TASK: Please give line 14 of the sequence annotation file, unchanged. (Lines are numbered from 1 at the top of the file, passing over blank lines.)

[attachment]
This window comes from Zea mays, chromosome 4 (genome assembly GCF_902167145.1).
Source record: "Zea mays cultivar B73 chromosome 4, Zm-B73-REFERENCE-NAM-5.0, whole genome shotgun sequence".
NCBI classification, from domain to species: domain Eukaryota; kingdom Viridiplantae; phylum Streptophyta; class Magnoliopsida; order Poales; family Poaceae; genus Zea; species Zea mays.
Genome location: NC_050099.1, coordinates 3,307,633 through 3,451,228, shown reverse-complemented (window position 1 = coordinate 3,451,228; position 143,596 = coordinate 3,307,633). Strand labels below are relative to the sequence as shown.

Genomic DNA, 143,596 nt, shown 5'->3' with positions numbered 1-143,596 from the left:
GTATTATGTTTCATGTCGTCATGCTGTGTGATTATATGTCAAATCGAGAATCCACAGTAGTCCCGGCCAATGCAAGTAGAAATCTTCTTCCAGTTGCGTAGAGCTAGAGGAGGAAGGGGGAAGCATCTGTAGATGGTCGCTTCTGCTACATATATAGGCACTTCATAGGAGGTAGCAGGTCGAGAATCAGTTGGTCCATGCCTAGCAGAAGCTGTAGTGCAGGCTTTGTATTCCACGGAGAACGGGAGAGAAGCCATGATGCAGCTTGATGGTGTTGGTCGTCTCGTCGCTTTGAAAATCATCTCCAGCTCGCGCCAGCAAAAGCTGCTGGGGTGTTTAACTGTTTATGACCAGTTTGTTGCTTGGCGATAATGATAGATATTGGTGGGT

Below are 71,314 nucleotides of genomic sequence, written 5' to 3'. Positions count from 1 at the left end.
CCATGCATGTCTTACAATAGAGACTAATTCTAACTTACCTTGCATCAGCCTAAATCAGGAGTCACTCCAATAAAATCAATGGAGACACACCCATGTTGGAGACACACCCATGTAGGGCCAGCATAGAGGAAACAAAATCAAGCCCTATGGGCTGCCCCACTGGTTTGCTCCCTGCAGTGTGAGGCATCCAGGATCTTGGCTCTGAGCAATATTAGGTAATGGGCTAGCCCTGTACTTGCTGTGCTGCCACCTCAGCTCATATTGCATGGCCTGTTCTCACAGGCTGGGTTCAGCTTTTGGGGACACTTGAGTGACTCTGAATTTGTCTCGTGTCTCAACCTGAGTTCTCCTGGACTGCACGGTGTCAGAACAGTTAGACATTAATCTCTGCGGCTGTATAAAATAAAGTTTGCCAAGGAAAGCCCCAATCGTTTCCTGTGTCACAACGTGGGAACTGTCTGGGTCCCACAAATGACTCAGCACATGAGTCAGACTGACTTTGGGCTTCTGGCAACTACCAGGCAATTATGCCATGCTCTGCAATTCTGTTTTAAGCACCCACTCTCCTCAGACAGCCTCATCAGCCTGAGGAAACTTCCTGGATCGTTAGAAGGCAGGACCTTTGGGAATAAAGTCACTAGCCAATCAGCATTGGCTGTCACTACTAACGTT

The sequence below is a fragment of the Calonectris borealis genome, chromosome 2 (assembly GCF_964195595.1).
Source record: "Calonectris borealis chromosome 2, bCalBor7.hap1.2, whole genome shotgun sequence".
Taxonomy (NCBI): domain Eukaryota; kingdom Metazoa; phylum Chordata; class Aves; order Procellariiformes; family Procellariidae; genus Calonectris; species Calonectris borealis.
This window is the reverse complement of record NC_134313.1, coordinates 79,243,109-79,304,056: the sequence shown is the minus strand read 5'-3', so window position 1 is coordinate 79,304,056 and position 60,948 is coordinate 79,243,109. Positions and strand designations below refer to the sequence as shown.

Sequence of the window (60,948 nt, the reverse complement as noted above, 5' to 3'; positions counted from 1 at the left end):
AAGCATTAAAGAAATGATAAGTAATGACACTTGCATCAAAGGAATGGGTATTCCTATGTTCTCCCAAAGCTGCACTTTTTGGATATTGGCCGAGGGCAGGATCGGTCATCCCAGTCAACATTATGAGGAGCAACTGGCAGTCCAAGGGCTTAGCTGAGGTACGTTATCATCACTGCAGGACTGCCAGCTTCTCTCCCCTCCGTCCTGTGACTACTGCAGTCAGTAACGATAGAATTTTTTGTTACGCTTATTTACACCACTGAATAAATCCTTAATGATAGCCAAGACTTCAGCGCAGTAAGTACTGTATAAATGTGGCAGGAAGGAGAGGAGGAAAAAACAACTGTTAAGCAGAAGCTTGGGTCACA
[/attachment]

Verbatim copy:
AAGCATTAAAGAAATGATAAGTAATGACACTTGCATCAAAGGAATGGGTATTCCTATGTTCTCCCAAAGCTGCACTTTTTGGATATTGGCCGAGGGCAGGATCGGTCATCCCAGTCAACATTATGAGGAGCAACTGGCAGTCCAAGGGCTTAGCTGAGGTACGTTATCATCACTGCAGGACTGCCAGCTTCTCTCCCCTCCGTCCTGTGACTACTGCAGTCAGTAACGATAGAATTTTTTGTTACGCTTATTTACACCACTGAATAAATCCTTAATGATAGCCAAGACTTCAGCGCAGTAAGTACTGTATAAATGTGGCAGGAAGGAGAGGAGGAAAAAACAACTGTTAAGCAGAAGCTTGGGTCACA